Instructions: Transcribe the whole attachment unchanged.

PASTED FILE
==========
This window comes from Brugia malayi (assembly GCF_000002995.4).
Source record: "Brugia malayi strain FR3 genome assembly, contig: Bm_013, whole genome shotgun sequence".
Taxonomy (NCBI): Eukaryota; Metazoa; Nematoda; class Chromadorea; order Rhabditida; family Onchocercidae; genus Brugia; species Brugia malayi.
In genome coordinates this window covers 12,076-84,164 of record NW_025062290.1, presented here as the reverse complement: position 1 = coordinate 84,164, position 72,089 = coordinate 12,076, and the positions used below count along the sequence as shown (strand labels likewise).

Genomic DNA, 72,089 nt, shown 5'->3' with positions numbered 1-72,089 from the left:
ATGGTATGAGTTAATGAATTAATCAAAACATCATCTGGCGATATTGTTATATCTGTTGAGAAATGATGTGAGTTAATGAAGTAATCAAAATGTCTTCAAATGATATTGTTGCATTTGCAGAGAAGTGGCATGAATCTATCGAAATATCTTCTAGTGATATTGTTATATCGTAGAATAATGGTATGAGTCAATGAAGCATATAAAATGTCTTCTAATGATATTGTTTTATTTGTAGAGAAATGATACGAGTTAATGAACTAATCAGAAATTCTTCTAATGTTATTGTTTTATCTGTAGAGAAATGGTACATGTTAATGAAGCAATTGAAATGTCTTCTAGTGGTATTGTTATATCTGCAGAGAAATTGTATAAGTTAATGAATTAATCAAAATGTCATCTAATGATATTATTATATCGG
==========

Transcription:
This window comes from Brugia malayi (assembly GCF_000002995.4).
Source record: "Brugia malayi strain FR3 genome assembly, contig: Bm_013, whole genome shotgun sequence".
Taxonomy (NCBI): Eukaryota; Metazoa; Nematoda; class Chromadorea; order Rhabditida; family Onchocercidae; genus Brugia; species Brugia malayi.
In genome coordinates this window covers 12,076-84,164 of record NW_025062290.1, presented here as the reverse complement: position 1 = coordinate 84,164, position 72,089 = coordinate 12,076, and the positions used below count along the sequence as shown (strand labels likewise).

Genomic DNA, 72,089 nt, shown 5'->3' with positions numbered 1-72,089 from the left:
ATGGTATGAGTTAATGAATTAATCAAAACATCATCTGGCGATATTGTTATATCTGTTGAGAAATGATGTGAGTTAATGAAGTAATCAAAATGTCTTCAAATGATATTGTTGCATTTGCAGAGAAGTGGCATGAATCTATCGAAATATCTTCTAGTGATATTGTTATATCGTAGAATAATGGTATGAGTCAATGAAGCATATAAAATGTCTTCTAATGATATTGTTTTATTTGTAGAGAAATGATACGAGTTAATGAACTAATCAGAAATTCTTCTAATGTTATTGTTTTATCTGTAGAGAAATGGTACATGTTAATGAAGCAATTGAAATGTCTTCTAGTGGTATTGTTATATCTGCAGAGAAATTGTATAAGTTAATGAATTAATCAAAATGTCATCTAATGATATTATTATATCGG